“he spurred them on to ‘open the fire’, adding his own vicious words to theirs, in the most disrespectful and deadly terms. He was heard, in the recording, ranting and raging in the most unmeasured terms against the Judiciary. That is not the proper role of the host of a radio station programme…”
In spite of the mea culpa from the contemnors and the plea of mitigation from their lawyers, Justice Sophia Akuffo explained why the supreme court and the judiciary needed to make a clear statement to avoid the recurrence of similar issues:
“[W]e realise that reckless attacks on judges of this court in particular and the Judiciary in general have become rampant in recent times and appear to be escalating in outrageousness and temerity. We need to make it universally unattractive for any person to indulge in such conduct. Despite the fact that four persons were punished for contempt of this Court during the Presidential Election Petition hearings in 2013, we have noticed a resurgence of contumacious statements about the court that have the tendency to bring the administration of justice into disrepute. We need to remind people who decide to criticize the Judiciary that within the right to publish and transmit, within the freedom of expression, there is a line that ought not to be crossed.”
Her valedictory judgment in Martin Kpebu v. The Attorney-General perfectly sums up her “enabling justice without falling for technicalities and unnecessary legal complications” philosophy. The issue before the court was whether the 48-hour rule in the Article 14(3) of the 1992 Constitution (which provides that a person shall not be be held by the police for more than 48 hours without a day in court) included weekends and public holidays. She took the the constitutional provision, turned down the Attorney-General’s invitation to water down its clear terms and presented it as it ought to be presented. She clearly identified what was at stake. For her, “human life and liberty are too precious” to be sacrificed on grounds of “inconvenience, incongruity or difficulty.” Holidays, civil unrests, legal or illegal strikes, according to her, should not prevent a person from accessing justice. If it comes to that, she directed judges and magistrates to hold proceedings either in their chambers or their homes.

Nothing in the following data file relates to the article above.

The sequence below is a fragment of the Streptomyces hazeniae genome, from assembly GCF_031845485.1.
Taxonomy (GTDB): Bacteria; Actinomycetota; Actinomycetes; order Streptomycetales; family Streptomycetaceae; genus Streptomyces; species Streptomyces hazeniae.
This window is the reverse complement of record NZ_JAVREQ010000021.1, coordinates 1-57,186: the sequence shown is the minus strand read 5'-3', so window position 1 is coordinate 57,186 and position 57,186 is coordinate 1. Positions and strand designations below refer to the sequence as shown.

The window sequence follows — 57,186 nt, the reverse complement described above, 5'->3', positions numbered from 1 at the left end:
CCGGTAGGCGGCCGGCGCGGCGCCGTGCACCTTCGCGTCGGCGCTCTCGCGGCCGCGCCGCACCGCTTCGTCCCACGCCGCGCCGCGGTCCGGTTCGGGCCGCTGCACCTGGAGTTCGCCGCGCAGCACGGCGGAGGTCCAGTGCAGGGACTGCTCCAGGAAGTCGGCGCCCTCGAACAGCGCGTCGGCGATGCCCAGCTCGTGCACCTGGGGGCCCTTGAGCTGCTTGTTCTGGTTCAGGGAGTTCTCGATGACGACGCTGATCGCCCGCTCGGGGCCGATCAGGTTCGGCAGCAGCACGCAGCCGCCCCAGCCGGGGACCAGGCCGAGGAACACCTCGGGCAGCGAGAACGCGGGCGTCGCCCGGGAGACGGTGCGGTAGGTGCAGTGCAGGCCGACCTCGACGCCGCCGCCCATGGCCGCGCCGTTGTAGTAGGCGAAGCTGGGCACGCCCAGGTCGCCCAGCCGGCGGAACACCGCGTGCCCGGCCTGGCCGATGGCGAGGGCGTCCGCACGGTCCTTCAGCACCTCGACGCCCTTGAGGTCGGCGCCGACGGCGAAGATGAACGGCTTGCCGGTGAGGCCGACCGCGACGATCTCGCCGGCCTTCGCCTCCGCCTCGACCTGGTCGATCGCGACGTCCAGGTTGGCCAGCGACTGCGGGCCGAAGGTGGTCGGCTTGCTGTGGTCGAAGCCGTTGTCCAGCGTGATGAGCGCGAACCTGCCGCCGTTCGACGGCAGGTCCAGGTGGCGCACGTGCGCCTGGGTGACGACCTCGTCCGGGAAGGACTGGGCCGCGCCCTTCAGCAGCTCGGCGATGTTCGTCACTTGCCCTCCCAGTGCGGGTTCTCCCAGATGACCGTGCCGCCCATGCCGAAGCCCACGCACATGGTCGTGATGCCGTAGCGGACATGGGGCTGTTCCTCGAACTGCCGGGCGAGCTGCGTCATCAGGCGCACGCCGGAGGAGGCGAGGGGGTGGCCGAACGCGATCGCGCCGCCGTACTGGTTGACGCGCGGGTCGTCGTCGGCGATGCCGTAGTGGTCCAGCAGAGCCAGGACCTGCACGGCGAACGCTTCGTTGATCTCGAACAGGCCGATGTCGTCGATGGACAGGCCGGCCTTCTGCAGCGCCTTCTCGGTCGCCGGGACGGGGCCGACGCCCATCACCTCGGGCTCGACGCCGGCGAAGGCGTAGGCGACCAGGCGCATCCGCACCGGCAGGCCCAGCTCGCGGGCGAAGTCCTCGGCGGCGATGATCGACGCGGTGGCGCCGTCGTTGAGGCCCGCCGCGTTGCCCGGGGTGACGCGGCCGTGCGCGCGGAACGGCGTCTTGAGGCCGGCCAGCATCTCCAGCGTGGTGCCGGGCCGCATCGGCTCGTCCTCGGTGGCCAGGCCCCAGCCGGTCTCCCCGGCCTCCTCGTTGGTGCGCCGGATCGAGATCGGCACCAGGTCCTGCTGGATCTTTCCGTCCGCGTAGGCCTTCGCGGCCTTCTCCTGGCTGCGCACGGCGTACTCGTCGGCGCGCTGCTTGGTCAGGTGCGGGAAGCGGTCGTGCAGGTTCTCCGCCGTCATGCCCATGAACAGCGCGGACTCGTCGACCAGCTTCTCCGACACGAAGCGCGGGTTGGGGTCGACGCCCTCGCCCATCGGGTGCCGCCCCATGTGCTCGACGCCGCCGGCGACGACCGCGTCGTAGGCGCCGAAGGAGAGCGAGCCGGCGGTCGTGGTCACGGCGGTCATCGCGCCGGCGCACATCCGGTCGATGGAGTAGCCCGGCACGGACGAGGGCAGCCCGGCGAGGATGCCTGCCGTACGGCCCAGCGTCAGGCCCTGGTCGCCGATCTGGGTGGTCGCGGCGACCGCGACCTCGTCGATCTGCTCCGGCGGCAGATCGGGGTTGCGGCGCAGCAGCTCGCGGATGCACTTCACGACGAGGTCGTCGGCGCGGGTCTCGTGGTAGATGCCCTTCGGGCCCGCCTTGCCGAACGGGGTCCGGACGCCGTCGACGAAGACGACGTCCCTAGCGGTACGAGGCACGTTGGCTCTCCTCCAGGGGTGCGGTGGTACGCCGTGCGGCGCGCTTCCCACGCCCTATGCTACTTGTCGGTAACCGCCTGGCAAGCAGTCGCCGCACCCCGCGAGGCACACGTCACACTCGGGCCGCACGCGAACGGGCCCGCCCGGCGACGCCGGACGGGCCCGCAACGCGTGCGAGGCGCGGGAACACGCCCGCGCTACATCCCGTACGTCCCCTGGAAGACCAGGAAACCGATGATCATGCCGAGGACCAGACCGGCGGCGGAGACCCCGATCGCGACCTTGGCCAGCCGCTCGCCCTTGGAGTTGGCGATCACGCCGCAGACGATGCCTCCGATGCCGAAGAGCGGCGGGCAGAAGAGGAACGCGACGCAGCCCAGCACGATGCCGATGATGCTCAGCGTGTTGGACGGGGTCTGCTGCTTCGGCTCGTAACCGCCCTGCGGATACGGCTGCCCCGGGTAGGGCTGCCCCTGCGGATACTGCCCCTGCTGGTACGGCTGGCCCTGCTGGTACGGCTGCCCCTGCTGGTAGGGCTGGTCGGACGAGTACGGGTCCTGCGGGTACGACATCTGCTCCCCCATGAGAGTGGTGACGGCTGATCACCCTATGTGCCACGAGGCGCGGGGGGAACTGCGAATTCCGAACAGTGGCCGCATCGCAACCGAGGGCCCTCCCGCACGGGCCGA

As Chief Justice, she was instrumental in pushing the e-justice agenda in the judiciary a notch higher by building the foundation for the eventual paperless process of dealing and interacting with the courts. She was also concerned about the image of the courts; and how it looks like. She was the only Chief Justice to have toured all the courts in this country. Going back to her swearing-in ceremony, she outlined the following as her key areas of focus. She said:
“The vetting process last week brought into perspective several matters about the judiciary which the good people of Ghana have concerns. These include the integrity of the judiciary and the perception of corruption, political influences and other influences on the judiciary, the conditions of service of judges and magistrates, infrastructure of the judicial service, that is
court roomsand residencies, delays in justice delivery, loss of confidence in the justice system, and related issue of mob action, conduct of the members of the bar, and legal education in Ghana. These are major issues I will address and find solutions to.”
And she saw some of these through. She is reputed for closing down certain courts on the grounds that they were not befitting of the judiciary. And she deserves commendation for steering and instilling confidence in the judiciary – having come into office not long after a massive judicial corruption exposé.
Legal education was, however, her Achilles heels. She will be remembered for her good intentioned attempts at ensuring that only quality students get into the law school. But this approach had the effect of excluding many qualified candidates. The Ghana School of Law’s iron gate policy inadvertently led many good students to seek legal education in the Gambia, Nigeria and other commonwealth countries. The Ghana School of law, under her tenure, recorded mass failures in its professional examinations. Students had to pay as much as GHS 3000 for the remarking of a script – leaving those who desired to challenge their exams results with cold feet. But reforms are gradual. And it may take a bit of time to find out what works best.
Ghana is grateful for the Chief Justice’s contribution to ensuring justice both at home and abroad. She has served this nation well and deserves a good rest. I wish her the best in all her future endeavours – especially in the areas of mentoring and promoting excellence in the youth.
 [1998-99] SCGLR 141
 [1998-99] SCGLR 141 at 189
 SCGLR [2003-2004] 471
 [1996-97] SCGLR 224
 (2008-2009) 1 GLR 21
  GHASC 48 (27 July 2016);
 (Writ No. J1/22/2016) delivered on 18th December 2019